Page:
Frailty (2001 film)
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Theatrical release poster
|Directed by||Bill Paxton|
|Produced by||David Kirschner|
|Written by||Brent Hanley|
|Music by||Brian Tyler|
|Edited by||Arnold Glassman|
David Kirschner Productions
American Entertainment Co.
Cinerenta Medienbeteiligungs KG
|Distributed by||Lions Gate Films|
|November 7, 2001|
|Box office||$17.4 million|
Frailty is a 2001 American psychological thriller film, directed by and starring Bill Paxton, and co-starring Matthew McConaughey and Powers Boothe. It marks Paxton's directorial debut. The plot focuses on the strange relationship between two young boys and their fanatically religious father, who believes that he has been commanded by God to kill demons disguised as people.
Fenton Meiks (Matthew McConaughey) visits FBI Agent Wesley Doyle (Powers Boothe) claiming that his brother Adam is the culprit in the "God's Hand" serial killings. Fenton says Adam has committed suicide, prompting Fenton to fulfill a promise to bury his brother in a public rose garden in their hometown of Thurman. He begins to tell Doyle about the boys' childhood and suggests that the bodies of the God's Hand victims are buried in the rose garden. Fenton continues telling Doyle his story as the two drive to Thurman.
In the summer of 1979, when the brothers (Matt O'Leary and Jeremy Sumpter) were children, their father (Bill Paxton) told them that he'd been visited by an angel and tasked by God with destroying demons disguised as human beings. He explained that this mission was now the responsibility of the three of them and must be kept secret from all others. The father's modus operandi is to wait for the angel to give him a list of names of those who must be destroyed. He then abducts an individual from the list, takes them to the family home and, with his sons present, touches them, which, he says, grants him a vision of the crimes the demon has committed. He then finishes the victim with an ax and buries the body in the rose garden.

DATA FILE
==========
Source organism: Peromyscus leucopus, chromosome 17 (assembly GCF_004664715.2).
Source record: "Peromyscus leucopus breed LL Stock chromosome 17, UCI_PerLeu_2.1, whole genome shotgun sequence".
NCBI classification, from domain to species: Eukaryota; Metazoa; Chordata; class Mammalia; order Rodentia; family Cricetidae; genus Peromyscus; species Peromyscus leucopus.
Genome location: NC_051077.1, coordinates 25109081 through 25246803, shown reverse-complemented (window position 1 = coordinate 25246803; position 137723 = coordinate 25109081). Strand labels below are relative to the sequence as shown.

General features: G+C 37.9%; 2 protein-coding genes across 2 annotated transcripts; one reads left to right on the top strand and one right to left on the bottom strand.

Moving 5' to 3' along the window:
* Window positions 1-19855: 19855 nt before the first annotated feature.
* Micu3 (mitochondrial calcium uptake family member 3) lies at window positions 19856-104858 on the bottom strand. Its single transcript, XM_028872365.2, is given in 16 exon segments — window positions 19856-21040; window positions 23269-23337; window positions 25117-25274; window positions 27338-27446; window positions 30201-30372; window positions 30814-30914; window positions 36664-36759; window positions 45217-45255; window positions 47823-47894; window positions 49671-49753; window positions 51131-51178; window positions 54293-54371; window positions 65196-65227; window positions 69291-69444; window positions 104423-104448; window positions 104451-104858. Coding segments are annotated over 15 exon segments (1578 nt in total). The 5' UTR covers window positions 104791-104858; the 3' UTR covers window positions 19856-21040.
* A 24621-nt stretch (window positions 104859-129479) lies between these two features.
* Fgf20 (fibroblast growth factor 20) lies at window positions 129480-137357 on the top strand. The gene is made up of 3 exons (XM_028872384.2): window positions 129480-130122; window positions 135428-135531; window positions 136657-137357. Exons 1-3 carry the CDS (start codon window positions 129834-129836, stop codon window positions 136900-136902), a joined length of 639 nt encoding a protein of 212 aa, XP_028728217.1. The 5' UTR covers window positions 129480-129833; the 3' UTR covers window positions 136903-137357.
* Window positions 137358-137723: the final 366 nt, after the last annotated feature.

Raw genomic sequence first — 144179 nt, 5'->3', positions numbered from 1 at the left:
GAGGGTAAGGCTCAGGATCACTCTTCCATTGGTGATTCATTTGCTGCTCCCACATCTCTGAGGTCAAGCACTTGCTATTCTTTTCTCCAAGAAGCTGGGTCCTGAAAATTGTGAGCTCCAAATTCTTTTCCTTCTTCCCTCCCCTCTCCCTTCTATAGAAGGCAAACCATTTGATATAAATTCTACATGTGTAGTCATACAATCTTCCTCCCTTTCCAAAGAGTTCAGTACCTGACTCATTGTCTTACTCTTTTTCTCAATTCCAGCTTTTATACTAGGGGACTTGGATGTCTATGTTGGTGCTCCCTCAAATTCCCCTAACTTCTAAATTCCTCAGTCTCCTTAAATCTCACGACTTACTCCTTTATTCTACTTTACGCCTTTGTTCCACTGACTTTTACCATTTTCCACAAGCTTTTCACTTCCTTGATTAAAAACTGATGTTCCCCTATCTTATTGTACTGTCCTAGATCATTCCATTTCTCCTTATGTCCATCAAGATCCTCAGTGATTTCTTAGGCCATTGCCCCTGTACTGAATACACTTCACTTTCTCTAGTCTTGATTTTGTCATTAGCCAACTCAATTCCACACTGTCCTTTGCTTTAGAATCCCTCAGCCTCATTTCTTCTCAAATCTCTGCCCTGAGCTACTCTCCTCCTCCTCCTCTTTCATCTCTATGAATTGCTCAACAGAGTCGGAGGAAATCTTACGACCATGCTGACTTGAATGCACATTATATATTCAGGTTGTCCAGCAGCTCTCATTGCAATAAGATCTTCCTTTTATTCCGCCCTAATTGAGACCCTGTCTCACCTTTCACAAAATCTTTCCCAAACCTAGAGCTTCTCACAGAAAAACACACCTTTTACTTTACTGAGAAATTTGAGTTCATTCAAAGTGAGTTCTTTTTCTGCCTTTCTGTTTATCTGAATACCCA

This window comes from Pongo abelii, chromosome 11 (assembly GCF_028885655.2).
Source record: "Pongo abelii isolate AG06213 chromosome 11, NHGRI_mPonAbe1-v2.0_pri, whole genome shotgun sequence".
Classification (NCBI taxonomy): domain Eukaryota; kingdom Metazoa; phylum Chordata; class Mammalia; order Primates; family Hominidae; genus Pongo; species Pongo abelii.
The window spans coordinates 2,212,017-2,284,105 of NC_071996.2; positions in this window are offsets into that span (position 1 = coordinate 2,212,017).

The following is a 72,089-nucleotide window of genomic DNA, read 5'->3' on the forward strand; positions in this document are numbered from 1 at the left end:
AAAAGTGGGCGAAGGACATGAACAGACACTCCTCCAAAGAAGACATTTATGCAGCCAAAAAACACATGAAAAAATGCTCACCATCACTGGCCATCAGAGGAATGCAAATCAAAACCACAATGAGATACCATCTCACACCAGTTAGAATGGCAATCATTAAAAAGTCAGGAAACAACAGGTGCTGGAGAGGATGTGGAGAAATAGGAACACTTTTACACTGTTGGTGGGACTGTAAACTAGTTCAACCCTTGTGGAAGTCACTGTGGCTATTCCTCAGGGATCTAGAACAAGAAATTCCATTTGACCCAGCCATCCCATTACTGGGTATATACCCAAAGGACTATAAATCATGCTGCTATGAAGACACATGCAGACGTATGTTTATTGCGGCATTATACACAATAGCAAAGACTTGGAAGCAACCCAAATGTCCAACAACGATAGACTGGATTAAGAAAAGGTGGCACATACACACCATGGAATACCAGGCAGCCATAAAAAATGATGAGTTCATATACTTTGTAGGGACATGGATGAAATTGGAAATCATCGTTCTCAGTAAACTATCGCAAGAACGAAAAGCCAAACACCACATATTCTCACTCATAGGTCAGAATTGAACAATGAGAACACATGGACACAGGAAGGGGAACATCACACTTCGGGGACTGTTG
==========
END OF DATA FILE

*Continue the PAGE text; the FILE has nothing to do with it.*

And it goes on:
Adam believes in their father's mission and says that he sees the same visions of the demons' crimes that their father sees. Although he goes along out of fear, Fenton doesn't believe; he is convinced that their father is psychotic and has brainwashed Adam. Eventually, Fenton tries to stop the crimes by telling Sheriff Smalls (Luke Askew) what has happened. Smalls visits, and Fenton insists that he search their storm cellar. The father ambushes and kills Smalls, and is distraught at having been made to kill someone for what he believes is the first time.
The father blames Fenton for revealing their mission and thus forcing him to kill Smalls. He further implies that the angel has told him something about Fenton he doesn't want to believe. To cure Fenton's apparent lack of faith, he locks him in the root cellar hoping Fenton will have a divine revelation. After many days of starvation, Fenton tells his father that he has indeed seen God and is ready to take his place in the mission. Upon the next abduction, Fenton is given the ax to deliver the death blow, but at the last second kills his father instead. As Fenton moves to free the hostage, Adam takes up the ax and kills him first. The two boys bury the bodies in the rose garden. Fenton asks Adam to bury him in the rose garden, too, should Adam ever "destroy" Fenton.